Duhaime's Law Dictionary

Independent Source Doctrine Definition:

(USA) Evidence initially discovered during an unlawful search, but later obtained independently through activities untainted by the illegality, may be admitted into evidence

Related Terms: Fourth Amendment, Fruit of the Poisonous Tree Doctrine

Also known as the independent source exception or the independent source rule.

Justice James Browning of the United States District Court of New Mexico used Biblical language to illustrate the doctrine: "The exclusionary rule prohibits the introduction of evidence, both tangible and testimonial, that is seized or acquired during an unlawful search. Under the fruit of the poisonous tree doctrine, the exclusionary rule bars the admission of physical evidence and live testimony obtained directly or indirectly through the exploitation of unconstitutional police conduct. If police conduct unconstitutional searches that acquire information used to obtain a search warrant, then evidence seized during the later search conducted pursuant to warrant would be inadmissible as fruit of the poisonous tree. "When determining whether evidence is fruit of the poisonous tree, a court is to consider whether the evidence was come at by exploitation of the initial illegality or instead by means sufficiently distinguishable to be purged of the primary taint. Under the independent-source doctrine, evidence that is obtained based upon information unrelated to an unlawful search is not fruit of the poisonous tree. Evidence therefore need not be excluded under the fruits-of-the-poisonous-tree doctrine if there is an independent source for discovery of the challenged evidence."

In US v Khabeer, Justice Steven Colloton of the United States Court of Appeals reviewed the admissibility of evidence collected by Little Rock Officer Scott Miller:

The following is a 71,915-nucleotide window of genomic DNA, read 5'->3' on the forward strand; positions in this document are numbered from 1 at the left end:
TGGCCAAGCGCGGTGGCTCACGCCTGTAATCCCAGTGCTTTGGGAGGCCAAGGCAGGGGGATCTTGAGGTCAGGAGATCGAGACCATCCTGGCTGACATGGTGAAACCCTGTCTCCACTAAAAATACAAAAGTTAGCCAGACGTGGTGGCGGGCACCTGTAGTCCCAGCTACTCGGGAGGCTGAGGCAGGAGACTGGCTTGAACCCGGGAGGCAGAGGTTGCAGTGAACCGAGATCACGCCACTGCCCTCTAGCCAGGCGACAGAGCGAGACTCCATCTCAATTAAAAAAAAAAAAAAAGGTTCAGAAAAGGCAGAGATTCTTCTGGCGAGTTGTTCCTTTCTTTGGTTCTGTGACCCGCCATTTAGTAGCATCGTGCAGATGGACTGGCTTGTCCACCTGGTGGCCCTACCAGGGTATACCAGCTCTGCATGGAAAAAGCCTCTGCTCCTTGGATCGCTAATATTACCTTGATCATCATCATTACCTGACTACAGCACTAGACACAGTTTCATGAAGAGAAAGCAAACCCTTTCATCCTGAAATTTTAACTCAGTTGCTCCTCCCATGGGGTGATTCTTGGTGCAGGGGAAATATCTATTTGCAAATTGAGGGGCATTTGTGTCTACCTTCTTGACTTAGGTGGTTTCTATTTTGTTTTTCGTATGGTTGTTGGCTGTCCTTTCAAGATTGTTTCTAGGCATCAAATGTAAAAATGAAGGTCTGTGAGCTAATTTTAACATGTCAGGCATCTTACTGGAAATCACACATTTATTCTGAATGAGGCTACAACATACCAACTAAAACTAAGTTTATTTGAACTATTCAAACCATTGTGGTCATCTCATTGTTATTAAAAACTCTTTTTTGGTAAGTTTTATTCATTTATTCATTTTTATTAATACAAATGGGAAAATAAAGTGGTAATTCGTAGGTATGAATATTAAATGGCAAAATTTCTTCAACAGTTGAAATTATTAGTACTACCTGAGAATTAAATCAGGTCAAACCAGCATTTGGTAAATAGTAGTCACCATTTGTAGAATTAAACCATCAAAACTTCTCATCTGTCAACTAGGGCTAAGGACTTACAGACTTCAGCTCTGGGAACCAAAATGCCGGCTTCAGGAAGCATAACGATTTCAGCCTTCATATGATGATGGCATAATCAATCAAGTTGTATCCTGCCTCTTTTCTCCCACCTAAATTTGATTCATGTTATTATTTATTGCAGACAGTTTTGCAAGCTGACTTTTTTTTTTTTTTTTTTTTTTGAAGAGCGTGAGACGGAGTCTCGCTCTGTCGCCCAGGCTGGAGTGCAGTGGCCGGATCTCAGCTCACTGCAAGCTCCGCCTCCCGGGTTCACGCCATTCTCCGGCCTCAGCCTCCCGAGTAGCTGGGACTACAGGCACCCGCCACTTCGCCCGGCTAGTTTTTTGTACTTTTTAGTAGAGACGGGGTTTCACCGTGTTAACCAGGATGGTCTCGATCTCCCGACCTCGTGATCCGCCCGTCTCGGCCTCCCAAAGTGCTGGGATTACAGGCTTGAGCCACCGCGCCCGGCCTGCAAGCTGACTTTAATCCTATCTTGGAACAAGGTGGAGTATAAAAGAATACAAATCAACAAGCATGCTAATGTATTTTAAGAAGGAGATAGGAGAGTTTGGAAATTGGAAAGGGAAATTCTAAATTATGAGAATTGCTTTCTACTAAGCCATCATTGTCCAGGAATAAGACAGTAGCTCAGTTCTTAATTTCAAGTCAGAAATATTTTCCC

"The Fourth Amendment generally prohibits police from entering a home without a warrant unless the circumstances fit an established exception to the warrant requirement. The government does not defend the constitutionality of Miller's entry and his observations in the home. The government claims, however, that because Miller's information was not used in the application for a search warrant, the independent source doctrine permits the admission of evidence later seized from the home, despite an earlier unlawful search by Miller.

"The independent source doctrine provides that evidence initially discovered during an unlawful search, but later obtained independently through activities untainted by the illegality, may be admitted into evidence.

"This rule is rooted in the view that the interest of society in deterring unlawful police conduct and the public interest in having juries receive all probative evidence of a crime are properly balanced by putting the police in the same, not a worse, position that they would have been in if no police error or misconduct had occurred. To establish that the independent source doctrine applies to evidence seized pursuant to a warrant obtained after an unlawful entry to a home, the government must show both (1) that the decision to seek the warrant was independent of the unlawful entry—i.e., that police would have sought the warrant even if the initial entry had not occurred—and (2) that the information obtained through the unlawful entry did not affect the magistrate's decision to issue the warrant."


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